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Tips for Capturing Emotions in Your Novel

Tips for Capturing Emotions in Your Novel

Angela BreidenbachBLOGGER: ANGELA BREIDENBACH

Angela will teach an Afternoon Workshop and serve on the Critique Team at the Mount Hermon Christian Writers Conference, March 18-22, 2016.

TIPS FOR CAPTURING EMOTIONS IN YOUR NOVEL

Emotions are often scary because we feel out of control. Enter the writer who needs to infuse emotion into the character and story so the reader can feel them as the story world unrolls page-by-page. The problem isn’t knowing the words to use. Anyone can write dictionary words like angry, funny, afraid, hurt. But the story doesn’t evolve from just words, does it?

Capturing emotions in your novel means capturing your own emotions—and then being willing to let some stranger get really intimate with you by, gasp, reading them. Writing a novel is much like writing a journal. A journal is a safe place to pour out all those secret feelings in any order. No one is editing. No one is judging. But a novel?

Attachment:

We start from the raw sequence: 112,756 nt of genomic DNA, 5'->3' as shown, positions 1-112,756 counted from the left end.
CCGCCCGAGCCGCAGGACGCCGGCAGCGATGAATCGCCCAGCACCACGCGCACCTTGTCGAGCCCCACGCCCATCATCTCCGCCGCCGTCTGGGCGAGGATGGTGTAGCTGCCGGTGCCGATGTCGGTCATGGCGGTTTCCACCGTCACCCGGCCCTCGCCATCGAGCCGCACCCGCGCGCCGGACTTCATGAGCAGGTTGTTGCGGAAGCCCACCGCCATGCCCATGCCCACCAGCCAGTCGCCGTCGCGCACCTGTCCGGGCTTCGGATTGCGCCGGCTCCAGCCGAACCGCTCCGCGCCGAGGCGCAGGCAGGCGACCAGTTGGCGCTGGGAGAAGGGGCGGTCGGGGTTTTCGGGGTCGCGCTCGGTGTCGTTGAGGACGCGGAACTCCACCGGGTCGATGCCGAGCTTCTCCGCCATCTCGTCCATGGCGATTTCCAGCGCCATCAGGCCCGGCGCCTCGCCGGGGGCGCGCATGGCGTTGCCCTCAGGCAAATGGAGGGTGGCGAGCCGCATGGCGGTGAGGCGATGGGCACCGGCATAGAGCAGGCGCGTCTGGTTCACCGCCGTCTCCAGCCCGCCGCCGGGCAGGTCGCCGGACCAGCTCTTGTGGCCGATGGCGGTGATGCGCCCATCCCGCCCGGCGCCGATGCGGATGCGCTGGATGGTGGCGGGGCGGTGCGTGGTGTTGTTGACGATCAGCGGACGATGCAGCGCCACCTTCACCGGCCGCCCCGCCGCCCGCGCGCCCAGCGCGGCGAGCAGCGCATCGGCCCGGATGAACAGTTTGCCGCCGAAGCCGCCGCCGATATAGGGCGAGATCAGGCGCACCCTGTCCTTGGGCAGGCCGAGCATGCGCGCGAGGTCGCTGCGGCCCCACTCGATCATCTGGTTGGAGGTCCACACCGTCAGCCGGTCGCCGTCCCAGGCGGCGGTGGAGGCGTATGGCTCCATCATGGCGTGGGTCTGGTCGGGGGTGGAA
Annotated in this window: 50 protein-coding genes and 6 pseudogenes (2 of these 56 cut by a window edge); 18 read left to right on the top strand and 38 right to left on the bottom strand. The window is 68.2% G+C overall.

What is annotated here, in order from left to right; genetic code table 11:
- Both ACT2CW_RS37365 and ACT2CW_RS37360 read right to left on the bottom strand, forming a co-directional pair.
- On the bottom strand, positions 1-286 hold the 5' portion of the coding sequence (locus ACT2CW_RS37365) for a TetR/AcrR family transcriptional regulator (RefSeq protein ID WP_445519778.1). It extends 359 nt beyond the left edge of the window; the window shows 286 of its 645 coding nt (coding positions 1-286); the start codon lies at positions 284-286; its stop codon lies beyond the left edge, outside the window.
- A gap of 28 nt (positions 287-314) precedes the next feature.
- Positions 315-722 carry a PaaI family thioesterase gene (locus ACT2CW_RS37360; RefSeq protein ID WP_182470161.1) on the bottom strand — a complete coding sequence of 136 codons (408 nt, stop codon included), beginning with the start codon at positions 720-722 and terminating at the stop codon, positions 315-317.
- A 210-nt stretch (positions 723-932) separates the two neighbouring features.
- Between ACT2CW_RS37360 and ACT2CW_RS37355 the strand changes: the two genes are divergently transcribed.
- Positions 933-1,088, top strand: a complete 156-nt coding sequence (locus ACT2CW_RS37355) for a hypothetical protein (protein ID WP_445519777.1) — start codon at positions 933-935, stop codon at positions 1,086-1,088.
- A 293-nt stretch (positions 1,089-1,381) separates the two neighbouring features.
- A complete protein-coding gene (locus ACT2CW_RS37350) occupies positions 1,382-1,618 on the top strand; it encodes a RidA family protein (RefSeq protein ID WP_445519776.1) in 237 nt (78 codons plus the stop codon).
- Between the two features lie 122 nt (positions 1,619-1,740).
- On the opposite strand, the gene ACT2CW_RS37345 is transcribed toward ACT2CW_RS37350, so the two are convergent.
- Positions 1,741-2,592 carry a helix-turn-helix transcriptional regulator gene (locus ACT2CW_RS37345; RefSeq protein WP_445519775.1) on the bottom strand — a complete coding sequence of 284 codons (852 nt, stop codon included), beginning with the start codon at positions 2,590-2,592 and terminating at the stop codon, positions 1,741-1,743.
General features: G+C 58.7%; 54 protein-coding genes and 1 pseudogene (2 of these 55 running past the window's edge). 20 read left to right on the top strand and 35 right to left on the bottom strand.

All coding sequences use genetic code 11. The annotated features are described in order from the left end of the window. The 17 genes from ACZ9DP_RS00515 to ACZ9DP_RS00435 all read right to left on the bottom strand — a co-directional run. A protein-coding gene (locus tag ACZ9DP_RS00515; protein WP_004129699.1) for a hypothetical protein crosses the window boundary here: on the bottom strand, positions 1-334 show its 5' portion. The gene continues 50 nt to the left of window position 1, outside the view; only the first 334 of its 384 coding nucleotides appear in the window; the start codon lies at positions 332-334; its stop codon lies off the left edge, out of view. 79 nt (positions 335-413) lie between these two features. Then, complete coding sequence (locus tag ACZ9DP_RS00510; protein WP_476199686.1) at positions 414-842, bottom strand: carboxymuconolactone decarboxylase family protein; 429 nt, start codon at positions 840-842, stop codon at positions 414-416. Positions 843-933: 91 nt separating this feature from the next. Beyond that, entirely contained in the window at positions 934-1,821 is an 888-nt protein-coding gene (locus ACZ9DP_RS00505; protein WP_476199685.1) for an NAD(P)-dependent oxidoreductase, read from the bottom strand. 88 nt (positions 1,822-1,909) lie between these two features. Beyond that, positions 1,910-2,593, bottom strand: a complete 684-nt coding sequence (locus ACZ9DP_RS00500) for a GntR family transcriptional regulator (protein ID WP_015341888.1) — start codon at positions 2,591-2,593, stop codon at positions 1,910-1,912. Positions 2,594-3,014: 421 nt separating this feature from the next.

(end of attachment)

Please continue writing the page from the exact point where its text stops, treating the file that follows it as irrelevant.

My favorite “secret” place to capture my emotions for a novel is my personal journal. I don’t mean telling all my secrets by writing them on the page for those unknown eyes. I mean looking at the actual words I use to describe how I feel. When I’m angry, I let my pen leave fiery, ferocious words like an avalanche. They roar down the page until I’m spent. When I’m jotting a funny moment, the ink chortles in spurts of glee. And when I write of love the prose dances in swirls and loops caressing the memory.

Journals are excellent places to write your thoughts, memories, and experiences. But they’re a treasure trove when you need just the right word to express an emotion happening in your story. The way you express yourself in your real world is invaluable to the way your characters express themselves in a fictional world.

How, you ask?

Make column headings for basic emotions like anger, sadness, joy, fear, Surprise… (Think of those words as the simplest form.) Go through your journal and put the emotional words you find in the appropriate category. Once done, you’ve just created your own emotional thesaurus in words you would use. As you’re mining those gems, you’ll make another amazing discovery — your writing voice. A little refining, you’ll see characters leap off the page without revealing your personal secrets.

Share an emotion word from your journal that one of your characters could express. (Remember, just the emotion word, not your secrets.)

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Come meet 2016 faculty member Angela Breidenbach at the 47th annual Mount Hermon Christian Writers Conference, March 18-22.

Click here to register now.

The $75. Early Bird Discount ends Monday, February 1, 2016!

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